In its latest cohort, IIM-B’s EPGP welcomed 698 students in round one and another 73 in round two. That is dwarfed by the size of the school’s MBA-equivalent program, its two-year Post Graduate Program in Management, which welcomed 1,470 and 430 students, respectively, in the two rounds. Where do the students hail from? Just as at the other IIM schools, they are overwhelmingly Indian. None — zero — of the EPGP students are internationals. Very few of the PGP students — 63, or about 3.3% — are from “overseas.” Most of that small minority, the school says, are from China and Southeast Asia.

In the competition among IIMs for student talent, a simple rule applies: A is most Indian students’ first choice, followed by B, then C, Raghuram acknowledges. The reason, he says, has to do with a legacy mindset.

“Because they tend to talk to those who already have come through such program. To be honest, I think if a student tried both Ahmedabad and Bangalore, there is still a higher chance they will choose Ahmedabad,” says Raghuram, who himself earned his MBA from IIM-Ahmedabad. “But if a student has Bangalore and Calcutta, or Bangalore and any of the other schools in our area, they would clearly choose Bangalore. But there are these perceptions of Bangalore as going up.

“Going forward, I hope to see more students choose Bangalore over Ahmedabad. But today, except for Ahmedabad of course, students will always choose Bangalore. Only when it comes to Ahmedabad, the more students tend to choose Ahmedabad. And then amongst the executive PGP, similarly more students tend to choose ISB (Indian School of Business).”

While IIM-B remains one of the top schools in India and has gained prominence outside the country in one of the premier global rankings, it continues to be very much isolated in terms of attracting international talent. The chief reason, Raghuram says, is structural: India as a country is not yet ready — or not perceived as ready — to be their host.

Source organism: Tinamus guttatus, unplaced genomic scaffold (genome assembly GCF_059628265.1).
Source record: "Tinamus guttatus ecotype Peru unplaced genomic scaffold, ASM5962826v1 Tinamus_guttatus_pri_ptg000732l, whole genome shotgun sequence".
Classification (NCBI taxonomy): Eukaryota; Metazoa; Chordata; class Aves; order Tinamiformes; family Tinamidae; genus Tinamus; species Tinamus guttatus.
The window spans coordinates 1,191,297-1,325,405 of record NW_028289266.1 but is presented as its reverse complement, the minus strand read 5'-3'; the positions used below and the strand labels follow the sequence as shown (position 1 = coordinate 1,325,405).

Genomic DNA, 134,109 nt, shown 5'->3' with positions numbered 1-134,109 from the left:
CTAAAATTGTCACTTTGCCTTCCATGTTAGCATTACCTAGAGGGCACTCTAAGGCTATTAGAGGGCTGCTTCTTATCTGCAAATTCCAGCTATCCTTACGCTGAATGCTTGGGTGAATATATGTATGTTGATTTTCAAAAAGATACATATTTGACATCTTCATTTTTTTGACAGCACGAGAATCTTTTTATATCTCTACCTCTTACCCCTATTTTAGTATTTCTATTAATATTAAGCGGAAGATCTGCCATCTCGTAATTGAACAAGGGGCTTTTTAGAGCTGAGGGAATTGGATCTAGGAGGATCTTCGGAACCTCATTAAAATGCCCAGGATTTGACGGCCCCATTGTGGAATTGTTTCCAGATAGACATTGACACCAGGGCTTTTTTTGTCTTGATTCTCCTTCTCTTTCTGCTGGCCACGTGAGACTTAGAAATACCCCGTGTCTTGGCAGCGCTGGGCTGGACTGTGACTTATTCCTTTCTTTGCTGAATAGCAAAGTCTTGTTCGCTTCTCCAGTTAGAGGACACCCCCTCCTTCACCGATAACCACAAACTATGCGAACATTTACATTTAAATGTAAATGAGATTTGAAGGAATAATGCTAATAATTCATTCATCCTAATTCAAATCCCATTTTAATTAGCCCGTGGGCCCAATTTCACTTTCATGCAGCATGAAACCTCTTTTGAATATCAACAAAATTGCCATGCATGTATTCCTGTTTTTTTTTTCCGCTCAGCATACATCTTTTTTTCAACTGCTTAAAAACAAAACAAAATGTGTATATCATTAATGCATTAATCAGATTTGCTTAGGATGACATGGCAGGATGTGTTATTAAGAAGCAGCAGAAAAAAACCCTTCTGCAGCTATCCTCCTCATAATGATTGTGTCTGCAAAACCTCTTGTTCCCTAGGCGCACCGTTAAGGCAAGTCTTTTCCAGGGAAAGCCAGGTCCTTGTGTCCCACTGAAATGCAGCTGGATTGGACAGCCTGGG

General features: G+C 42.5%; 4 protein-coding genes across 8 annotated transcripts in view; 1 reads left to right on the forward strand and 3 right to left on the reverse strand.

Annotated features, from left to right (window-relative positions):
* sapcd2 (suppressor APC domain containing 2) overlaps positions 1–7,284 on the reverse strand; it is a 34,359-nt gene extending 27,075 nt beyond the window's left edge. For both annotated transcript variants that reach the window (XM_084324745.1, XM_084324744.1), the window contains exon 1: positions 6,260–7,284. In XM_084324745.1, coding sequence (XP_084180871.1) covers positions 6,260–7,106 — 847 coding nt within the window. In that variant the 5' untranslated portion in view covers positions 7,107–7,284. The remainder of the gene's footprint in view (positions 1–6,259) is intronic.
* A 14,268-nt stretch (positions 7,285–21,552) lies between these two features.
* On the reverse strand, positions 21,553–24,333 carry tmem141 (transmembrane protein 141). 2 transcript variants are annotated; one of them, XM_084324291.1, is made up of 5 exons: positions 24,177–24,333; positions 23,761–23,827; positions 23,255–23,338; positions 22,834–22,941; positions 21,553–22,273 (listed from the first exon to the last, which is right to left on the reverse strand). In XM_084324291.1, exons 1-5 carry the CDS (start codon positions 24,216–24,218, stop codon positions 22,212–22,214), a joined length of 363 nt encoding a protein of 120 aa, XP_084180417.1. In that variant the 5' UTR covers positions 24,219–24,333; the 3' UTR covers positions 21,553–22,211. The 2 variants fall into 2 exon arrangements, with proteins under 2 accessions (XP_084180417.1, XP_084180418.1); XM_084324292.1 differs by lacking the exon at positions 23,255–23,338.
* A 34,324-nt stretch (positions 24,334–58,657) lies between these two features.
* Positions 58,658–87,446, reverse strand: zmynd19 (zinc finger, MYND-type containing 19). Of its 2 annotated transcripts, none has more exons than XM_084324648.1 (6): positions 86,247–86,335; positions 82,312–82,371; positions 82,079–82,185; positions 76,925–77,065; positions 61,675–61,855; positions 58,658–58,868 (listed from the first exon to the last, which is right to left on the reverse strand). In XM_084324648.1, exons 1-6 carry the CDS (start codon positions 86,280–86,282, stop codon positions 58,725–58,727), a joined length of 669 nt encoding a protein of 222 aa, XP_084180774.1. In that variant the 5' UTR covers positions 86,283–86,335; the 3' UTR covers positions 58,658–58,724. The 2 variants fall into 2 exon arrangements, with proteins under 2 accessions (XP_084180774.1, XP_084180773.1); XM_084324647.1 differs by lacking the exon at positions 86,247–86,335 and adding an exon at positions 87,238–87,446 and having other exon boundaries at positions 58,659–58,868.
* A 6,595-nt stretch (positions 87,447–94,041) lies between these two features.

“We believe India needs to become a more attractive country,” he says. “Our institutions, our faculty, the campus — it’s almost to any global standards anywhere. Therefore, in terms of quality of education or the infrastructure, it’s a non-issue. But yeah, in terms of the overall country, India needs to improve.

“But I think I see that changing, and hopefully, we should have more (internationals) coming on board. As a country, I mean, India is developing, the GDP is going up, the infrastructure is improving. I think the perception of security needs to improve.” Raghuram points to IIM-B’s dual-degree programs, its widely respected MOOCs, and its student exchange program, the latter of which receives 40% participation by PGP students. For its exchanges, the school has partnerships with dozens of business schools around the world, including elite schools in the U.S. like the University of Chicago’s Booth School of Business, NYU’s Stern School of Business, Duke University’s Fuqua School of Business, and UCLA’s Anderson School of Management. “So, we have exchange programs, we have dual-degree programs. I think with all of this recently, slowly the word ought to go around that even doing a full-time degree here with us could be a major learning experience.”

(See the next page for our interview with G. Raghuram, director of IIM-Bangalore, edited for length and clarity.)